In a time of covers, these two stand out 🙂 Watch out for the banjo flourish on “Material Girl”.
“Beat It” is just MJ gone reggae.
In a time of covers, these two stand out 🙂 Watch out for the banjo flourish on “Material Girl”.
“Beat It” is just MJ gone reggae.
(The following is a mixture of fact and fiction… mostly fact)
It was the darkest of nights and the cold rain pounded the pavement… Oh fuck it! Whom am I kidding? Mangalore never has the Arctic darkness nor the chill of the British moors. So here goes.
The Cheshire Home Road near Kankanady now lies in the midst of the hustle and bustle of traffic crossing from Valencia and Jeppu to the Falnir. With cars occupying every inch of tar on the road and beyond there is no way that one would imagine the Cheshire Home to be what it was 30 and more years back. Some say there are remnants from that past. Here is a true tale I have to get off my chest.
1986 was a lonely year. For some reason that year had the most holidays and school was scarce, at least for me. My health too added to my school woes as I missed a lot of classes, but there was hope. Aunt Tina had this membership of a cul-de-sac of a library that had some of the most amazing books on the planet – at least they were amazing for this 9 year-old. Every week, she would religiously take me down to the library. It was just three stops away by bus. The Standard Circulating Library near Vas Bakery was a treasure-house of fables of some of the most popular and exotic authors. I stuck to popular, picking out Tintin and Asterix and the latest Commando comic consignments. We would then pack some meat puffs from Vas Bakery and take the bus back to Valencia. All this in good time.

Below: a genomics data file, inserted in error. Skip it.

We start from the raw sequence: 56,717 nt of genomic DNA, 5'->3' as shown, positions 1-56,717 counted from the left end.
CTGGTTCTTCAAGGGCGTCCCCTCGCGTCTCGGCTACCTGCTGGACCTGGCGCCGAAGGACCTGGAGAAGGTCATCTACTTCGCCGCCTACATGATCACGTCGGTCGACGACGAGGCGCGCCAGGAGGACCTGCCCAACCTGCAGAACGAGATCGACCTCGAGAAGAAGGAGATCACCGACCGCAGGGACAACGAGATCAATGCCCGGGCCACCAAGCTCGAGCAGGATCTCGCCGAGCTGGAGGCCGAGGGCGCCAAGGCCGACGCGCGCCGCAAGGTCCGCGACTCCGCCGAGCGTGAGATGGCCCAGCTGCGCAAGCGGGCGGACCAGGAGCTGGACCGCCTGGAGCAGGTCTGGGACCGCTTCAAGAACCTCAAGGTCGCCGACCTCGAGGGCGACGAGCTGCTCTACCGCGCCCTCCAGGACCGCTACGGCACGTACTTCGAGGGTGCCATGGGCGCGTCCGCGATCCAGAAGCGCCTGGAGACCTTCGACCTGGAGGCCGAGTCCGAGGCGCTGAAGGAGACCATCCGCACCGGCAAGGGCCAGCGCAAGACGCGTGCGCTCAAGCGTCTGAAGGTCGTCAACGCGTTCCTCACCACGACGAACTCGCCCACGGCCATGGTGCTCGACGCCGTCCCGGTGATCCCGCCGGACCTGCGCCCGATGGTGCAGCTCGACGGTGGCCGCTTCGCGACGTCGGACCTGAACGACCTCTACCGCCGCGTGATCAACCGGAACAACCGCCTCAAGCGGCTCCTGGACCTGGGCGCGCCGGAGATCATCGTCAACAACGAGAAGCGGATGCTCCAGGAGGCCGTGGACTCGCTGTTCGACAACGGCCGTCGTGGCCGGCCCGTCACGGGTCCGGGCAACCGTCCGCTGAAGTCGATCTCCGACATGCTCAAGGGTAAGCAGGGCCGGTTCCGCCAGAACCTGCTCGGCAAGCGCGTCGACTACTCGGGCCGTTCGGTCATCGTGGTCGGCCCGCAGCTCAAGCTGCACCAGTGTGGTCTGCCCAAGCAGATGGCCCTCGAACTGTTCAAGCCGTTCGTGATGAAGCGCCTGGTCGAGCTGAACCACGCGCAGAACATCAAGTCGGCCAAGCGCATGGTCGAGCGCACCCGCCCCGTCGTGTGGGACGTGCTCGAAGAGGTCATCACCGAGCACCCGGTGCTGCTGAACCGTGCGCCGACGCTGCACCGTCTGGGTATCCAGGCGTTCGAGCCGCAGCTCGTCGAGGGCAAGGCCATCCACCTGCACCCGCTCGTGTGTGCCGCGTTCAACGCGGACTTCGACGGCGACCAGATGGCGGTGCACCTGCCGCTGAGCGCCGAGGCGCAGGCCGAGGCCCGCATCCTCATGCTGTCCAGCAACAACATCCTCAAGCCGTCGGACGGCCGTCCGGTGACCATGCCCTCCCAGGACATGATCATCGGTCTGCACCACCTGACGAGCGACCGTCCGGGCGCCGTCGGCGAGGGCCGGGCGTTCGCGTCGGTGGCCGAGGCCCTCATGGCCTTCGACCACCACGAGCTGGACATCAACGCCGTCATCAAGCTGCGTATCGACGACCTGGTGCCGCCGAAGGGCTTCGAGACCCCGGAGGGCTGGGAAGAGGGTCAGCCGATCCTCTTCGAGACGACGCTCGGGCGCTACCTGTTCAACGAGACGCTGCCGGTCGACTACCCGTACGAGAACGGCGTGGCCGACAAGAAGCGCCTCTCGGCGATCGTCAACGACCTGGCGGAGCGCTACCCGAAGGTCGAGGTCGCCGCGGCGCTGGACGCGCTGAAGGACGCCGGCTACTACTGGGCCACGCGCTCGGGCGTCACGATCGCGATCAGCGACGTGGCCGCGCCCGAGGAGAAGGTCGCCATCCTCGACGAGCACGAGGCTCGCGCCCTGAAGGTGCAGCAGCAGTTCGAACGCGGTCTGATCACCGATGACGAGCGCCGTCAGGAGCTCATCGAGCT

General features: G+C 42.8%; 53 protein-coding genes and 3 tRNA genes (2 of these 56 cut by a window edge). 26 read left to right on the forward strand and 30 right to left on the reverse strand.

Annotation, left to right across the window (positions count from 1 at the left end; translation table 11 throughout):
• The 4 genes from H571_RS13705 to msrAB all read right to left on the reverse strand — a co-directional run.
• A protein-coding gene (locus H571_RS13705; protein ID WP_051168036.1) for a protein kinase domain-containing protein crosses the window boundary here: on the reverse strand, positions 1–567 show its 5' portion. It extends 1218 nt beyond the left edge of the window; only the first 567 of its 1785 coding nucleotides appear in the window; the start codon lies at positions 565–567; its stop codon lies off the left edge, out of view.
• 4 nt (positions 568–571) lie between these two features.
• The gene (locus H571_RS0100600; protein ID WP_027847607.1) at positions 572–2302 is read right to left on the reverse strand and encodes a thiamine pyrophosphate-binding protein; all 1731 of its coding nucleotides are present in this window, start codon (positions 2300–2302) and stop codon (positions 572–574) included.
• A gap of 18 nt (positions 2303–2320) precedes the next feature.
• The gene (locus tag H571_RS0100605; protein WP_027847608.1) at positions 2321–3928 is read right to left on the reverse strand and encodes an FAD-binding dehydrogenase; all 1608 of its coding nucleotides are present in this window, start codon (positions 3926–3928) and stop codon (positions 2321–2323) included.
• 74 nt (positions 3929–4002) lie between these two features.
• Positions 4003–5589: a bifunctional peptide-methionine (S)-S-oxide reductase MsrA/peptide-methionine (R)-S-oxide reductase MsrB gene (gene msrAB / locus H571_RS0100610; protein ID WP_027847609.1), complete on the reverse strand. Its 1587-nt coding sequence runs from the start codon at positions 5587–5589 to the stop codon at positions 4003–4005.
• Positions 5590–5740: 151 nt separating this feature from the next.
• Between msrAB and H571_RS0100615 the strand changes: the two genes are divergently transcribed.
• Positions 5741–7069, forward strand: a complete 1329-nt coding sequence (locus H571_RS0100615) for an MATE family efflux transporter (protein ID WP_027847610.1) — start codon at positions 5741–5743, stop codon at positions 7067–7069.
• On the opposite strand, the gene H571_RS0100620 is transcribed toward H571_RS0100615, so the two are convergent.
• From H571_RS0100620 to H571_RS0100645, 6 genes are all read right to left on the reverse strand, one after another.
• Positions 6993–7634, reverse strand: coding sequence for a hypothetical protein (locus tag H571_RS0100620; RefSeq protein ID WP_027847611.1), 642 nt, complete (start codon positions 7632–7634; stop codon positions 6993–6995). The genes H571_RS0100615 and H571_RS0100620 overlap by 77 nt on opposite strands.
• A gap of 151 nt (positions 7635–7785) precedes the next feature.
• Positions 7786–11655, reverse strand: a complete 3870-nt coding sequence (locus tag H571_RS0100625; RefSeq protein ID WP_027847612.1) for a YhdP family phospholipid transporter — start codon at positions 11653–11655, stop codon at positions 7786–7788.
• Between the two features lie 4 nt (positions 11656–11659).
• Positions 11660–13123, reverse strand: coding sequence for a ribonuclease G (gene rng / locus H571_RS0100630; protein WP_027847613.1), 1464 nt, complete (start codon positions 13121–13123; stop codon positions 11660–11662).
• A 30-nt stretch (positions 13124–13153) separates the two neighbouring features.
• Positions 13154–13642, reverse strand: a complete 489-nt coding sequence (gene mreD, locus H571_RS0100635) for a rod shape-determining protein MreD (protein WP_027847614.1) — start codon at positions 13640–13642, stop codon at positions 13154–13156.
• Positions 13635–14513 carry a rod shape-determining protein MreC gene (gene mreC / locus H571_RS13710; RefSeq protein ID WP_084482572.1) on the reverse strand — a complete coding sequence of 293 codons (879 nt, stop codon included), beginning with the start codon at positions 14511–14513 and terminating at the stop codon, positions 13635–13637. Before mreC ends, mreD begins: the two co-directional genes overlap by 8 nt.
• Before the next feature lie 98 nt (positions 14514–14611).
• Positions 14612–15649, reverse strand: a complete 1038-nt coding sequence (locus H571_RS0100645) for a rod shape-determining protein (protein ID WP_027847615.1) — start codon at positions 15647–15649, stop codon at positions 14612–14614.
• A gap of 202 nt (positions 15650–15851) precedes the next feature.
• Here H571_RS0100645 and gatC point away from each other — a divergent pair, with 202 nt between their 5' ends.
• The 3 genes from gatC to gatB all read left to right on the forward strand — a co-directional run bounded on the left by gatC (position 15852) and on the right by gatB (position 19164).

Now it so happened that one evening we were down at the library later than usual and by the time we checked out it was 7 PM. In those days Mangalore shut down by 7 PM, latest 7:30 PM. We hurried down to the bus stop. I clutched my set of comics and had to run to catch up with Aunt Tina. Bus No. 5 was our bus and fortunately we got to the Balmatta bus stop in time to grab one of the last buses down to our part of the city. The evening humid air and the quick run along with the buzzing malarial mosquitoes made it quite a challenge to sit still in the still night air.
No. 5 buses are notorious. One – they are notorious for knocking down all and sundry in their path. Two – they had a reputation for breaking down. Probably some bones or ligaments of those they ran over may have got stuck somewhere between the axle and the brake liners. Whatever it was, they weren’t the most reliable modes of transport in this part of the world. But they happened to be the only one.
As we approached Bendoorwell Circle and Kankanady market, we all heard the first strains of something going wrong in the bus. There were creaks, then jerks, then a shudder till the bus stopped short of Kankanady market. The final shudder made me bump my head against the metal headrest in front of me. Damn! that hurt. The peeved conductor began running around like a headless chicken while people tried to collect back their fare from the stalled bus. Aunt and I slipped off. Our home was around a kilometre from where the bus stalled. It would be hard in this weather, but we could walk back and survive this ordeal.